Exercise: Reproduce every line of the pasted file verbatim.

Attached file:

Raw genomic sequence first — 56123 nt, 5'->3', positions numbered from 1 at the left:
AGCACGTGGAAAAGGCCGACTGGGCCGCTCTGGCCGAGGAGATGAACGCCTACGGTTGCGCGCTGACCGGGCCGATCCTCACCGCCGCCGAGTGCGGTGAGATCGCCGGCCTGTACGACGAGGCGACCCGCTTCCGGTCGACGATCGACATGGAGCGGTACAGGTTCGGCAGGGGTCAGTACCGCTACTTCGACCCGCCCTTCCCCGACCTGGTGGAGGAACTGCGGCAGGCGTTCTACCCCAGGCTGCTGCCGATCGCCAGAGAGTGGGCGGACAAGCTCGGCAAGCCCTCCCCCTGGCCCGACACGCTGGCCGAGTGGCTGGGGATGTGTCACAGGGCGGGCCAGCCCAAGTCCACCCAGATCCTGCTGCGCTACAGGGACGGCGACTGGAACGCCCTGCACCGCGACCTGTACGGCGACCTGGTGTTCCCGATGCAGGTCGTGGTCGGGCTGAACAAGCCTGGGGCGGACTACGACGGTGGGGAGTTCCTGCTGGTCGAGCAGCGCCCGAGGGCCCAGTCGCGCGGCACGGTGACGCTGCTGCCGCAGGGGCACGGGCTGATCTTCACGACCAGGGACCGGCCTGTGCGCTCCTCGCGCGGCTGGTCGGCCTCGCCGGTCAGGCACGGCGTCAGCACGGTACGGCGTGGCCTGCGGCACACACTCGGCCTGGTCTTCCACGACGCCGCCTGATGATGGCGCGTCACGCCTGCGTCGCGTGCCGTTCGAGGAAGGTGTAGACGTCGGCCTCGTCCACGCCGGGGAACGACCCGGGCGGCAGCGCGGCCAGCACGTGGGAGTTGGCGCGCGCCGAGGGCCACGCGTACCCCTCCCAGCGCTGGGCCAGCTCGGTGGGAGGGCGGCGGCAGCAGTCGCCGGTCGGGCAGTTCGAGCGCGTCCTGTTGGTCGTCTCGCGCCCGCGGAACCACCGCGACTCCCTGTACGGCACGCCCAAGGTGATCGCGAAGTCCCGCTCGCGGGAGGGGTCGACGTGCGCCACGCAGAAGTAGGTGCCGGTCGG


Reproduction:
Raw genomic sequence first — 56123 nt, 5'->3', positions numbered from 1 at the left:
AGCACGTGGAAAAGGCCGACTGGGCCGCTCTGGCCGAGGAGATGAACGCCTACGGTTGCGCGCTGACCGGGCCGATCCTCACCGCCGCCGAGTGCGGTGAGATCGCCGGCCTGTACGACGAGGCGACCCGCTTCCGGTCGACGATCGACATGGAGCGGTACAGGTTCGGCAGGGGTCAGTACCGCTACTTCGACCCGCCCTTCCCCGACCTGGTGGAGGAACTGCGGCAGGCGTTCTACCCCAGGCTGCTGCCGATCGCCAGAGAGTGGGCGGACAAGCTCGGCAAGCCCTCCCCCTGGCCCGACACGCTGGCCGAGTGGCTGGGGATGTGTCACAGGGCGGGCCAGCCCAAGTCCACCCAGATCCTGCTGCGCTACAGGGACGGCGACTGGAACGCCCTGCACCGCGACCTGTACGGCGACCTGGTGTTCCCGATGCAGGTCGTGGTCGGGCTGAACAAGCCTGGGGCGGACTACGACGGTGGGGAGTTCCTGCTGGTCGAGCAGCGCCCGAGGGCCCAGTCGCGCGGCACGGTGACGCTGCTGCCGCAGGGGCACGGGCTGATCTTCACGACCAGGGACCGGCCTGTGCGCTCCTCGCGCGGCTGGTCGGCCTCGCCGGTCAGGCACGGCGTCAGCACGGTACGGCGTGGCCTGCGGCACACACTCGGCCTGGTCTTCCACGACGCCGCCTGATGATGGCGCGTCACGCCTGCGTCGCGTGCCGTTCGAGGAAGGTGTAGACGTCGGCCTCGTCCACGCCGGGGAACGACCCGGGCGGCAGCGCGGCCAGCACGTGGGAGTTGGCGCGCGCCGAGGGCCACGCGTACCCCTCCCAGCGCTGGGCCAGCTCGGTGGGAGGGCGGCGGCAGCAGTCGCCGGTCGGGCAGTTCGAGCGCGTCCTGTTGGTCGTCTCGCGCCCGCGGAACCACCGCGACTCCCTGTACGGCACGCCCAAGGTGATCGCGAAGTCCCGCTCGCGGGAGGGGTCGACGTGCGCCACGCAGAAGTAGGTGCCGGTCGG